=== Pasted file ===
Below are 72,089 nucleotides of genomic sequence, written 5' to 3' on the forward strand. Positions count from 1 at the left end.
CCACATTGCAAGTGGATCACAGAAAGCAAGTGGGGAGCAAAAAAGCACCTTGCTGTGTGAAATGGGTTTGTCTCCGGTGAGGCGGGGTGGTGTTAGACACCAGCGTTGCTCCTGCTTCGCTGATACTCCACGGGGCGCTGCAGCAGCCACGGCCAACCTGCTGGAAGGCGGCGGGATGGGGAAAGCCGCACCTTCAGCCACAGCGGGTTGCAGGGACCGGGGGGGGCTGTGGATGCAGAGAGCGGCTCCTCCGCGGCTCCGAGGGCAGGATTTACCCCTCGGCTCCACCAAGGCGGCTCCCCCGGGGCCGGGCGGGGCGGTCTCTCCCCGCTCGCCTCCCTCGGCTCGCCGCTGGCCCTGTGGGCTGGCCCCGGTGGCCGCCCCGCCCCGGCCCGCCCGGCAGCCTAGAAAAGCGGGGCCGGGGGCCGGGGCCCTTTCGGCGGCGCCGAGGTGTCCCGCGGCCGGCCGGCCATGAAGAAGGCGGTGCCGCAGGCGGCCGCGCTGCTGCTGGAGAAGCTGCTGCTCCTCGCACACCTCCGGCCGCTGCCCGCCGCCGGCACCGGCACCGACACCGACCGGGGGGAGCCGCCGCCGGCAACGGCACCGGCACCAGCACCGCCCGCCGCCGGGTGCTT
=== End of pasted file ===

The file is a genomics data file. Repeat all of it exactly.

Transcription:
Below are 72,089 nucleotides of genomic sequence, written 5' to 3' on the forward strand. Positions count from 1 at the left end.
CCACATTGCAAGTGGATCACAGAAAGCAAGTGGGGAGCAAAAAAGCACCTTGCTGTGTGAAATGGGTTTGTCTCCGGTGAGGCGGGGTGGTGTTAGACACCAGCGTTGCTCCTGCTTCGCTGATACTCCACGGGGCGCTGCAGCAGCCACGGCCAACCTGCTGGAAGGCGGCGGGATGGGGAAAGCCGCACCTTCAGCCACAGCGGGTTGCAGGGACCGGGGGGGGCTGTGGATGCAGAGAGCGGCTCCTCCGCGGCTCCGAGGGCAGGATTTACCCCTCGGCTCCACCAAGGCGGCTCCCCCGGGGCCGGGCGGGGCGGTCTCTCCCCGCTCGCCTCCCTCGGCTCGCCGCTGGCCCTGTGGGCTGGCCCCGGTGGCCGCCCCGCCCCGGCCCGCCCGGCAGCCTAGAAAAGCGGGGCCGGGGGCCGGGGCCCTTTCGGCGGCGCCGAGGTGTCCCGCGGCCGGCCGGCCATGAAGAAGGCGGTGCCGCAGGCGGCCGCGCTGCTGCTGGAGAAGCTGCTGCTCCTCGCACACCTCCGGCCGCTGCCCGCCGCCGGCACCGGCACCGACACCGACCGGGGGGAGCCGCCGCCGGCAACGGCACCGGCACCAGCACCGCCCGCCGCCGGGTGCTT